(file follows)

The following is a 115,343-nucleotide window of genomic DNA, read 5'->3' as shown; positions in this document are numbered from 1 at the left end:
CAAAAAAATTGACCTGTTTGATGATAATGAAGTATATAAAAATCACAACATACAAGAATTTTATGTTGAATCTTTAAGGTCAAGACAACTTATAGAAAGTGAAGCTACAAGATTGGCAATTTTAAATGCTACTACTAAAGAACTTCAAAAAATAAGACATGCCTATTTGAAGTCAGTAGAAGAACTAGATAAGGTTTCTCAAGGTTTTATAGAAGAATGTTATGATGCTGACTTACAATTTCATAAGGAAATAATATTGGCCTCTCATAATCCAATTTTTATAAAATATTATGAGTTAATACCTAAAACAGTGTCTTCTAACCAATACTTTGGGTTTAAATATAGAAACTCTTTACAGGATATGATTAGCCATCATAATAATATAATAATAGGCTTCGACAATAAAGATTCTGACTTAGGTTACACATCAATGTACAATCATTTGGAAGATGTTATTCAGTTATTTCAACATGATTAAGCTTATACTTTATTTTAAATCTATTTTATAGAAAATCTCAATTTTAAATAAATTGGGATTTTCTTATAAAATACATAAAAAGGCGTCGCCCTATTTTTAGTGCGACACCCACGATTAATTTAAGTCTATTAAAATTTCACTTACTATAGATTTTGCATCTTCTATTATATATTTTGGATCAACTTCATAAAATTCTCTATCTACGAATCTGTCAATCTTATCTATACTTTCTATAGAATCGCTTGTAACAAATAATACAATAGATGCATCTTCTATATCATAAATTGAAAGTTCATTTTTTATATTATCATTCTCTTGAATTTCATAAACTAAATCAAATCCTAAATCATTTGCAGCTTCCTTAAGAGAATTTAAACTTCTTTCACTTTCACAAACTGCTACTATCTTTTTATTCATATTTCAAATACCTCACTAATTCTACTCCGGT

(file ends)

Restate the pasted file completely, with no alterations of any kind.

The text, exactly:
The following is a 115,343-nucleotide window of genomic DNA, read 5'->3' as shown; positions in this document are numbered from 1 at the left end:
CAAAAAAATTGACCTGTTTGATGATAATGAAGTATATAAAAATCACAACATACAAGAATTTTATGTTGAATCTTTAAGGTCAAGACAACTTATAGAAAGTGAAGCTACAAGATTGGCAATTTTAAATGCTACTACTAAAGAACTTCAAAAAATAAGACATGCCTATTTGAAGTCAGTAGAAGAACTAGATAAGGTTTCTCAAGGTTTTATAGAAGAATGTTATGATGCTGACTTACAATTTCATAAGGAAATAATATTGGCCTCTCATAATCCAATTTTTATAAAATATTATGAGTTAATACCTAAAACAGTGTCTTCTAACCAATACTTTGGGTTTAAATATAGAAACTCTTTACAGGATATGATTAGCCATCATAATAATATAATAATAGGCTTCGACAATAAAGATTCTGACTTAGGTTACACATCAATGTACAATCATTTGGAAGATGTTATTCAGTTATTTCAACATGATTAAGCTTATACTTTATTTTAAATCTATTTTATAGAAAATCTCAATTTTAAATAAATTGGGATTTTCTTATAAAATACATAAAAAGGCGTCGCCCTATTTTTAGTGCGACACCCACGATTAATTTAAGTCTATTAAAATTTCACTTACTATAGATTTTGCATCTTCTATTATATATTTTGGATCAACTTCATAAAATTCTCTATCTACGAATCTGTCAATCTTATCTATACTTTCTATAGAATCGCTTGTAACAAATAATACAATAGATGCATCTTCTATATCATAAATTGAAAGTTCATTTTTTATATTATCATTCTCTTGAATTTCATAAACTAAATCAAATCCTAAATCATTTGCAGCTTCCTTAAGAGAATTTAAACTTCTTTCACTTTCACAAACTGCTACTATCTTTTTATTCATATTTCAAATACCTCACTAATTCTACTCCGGT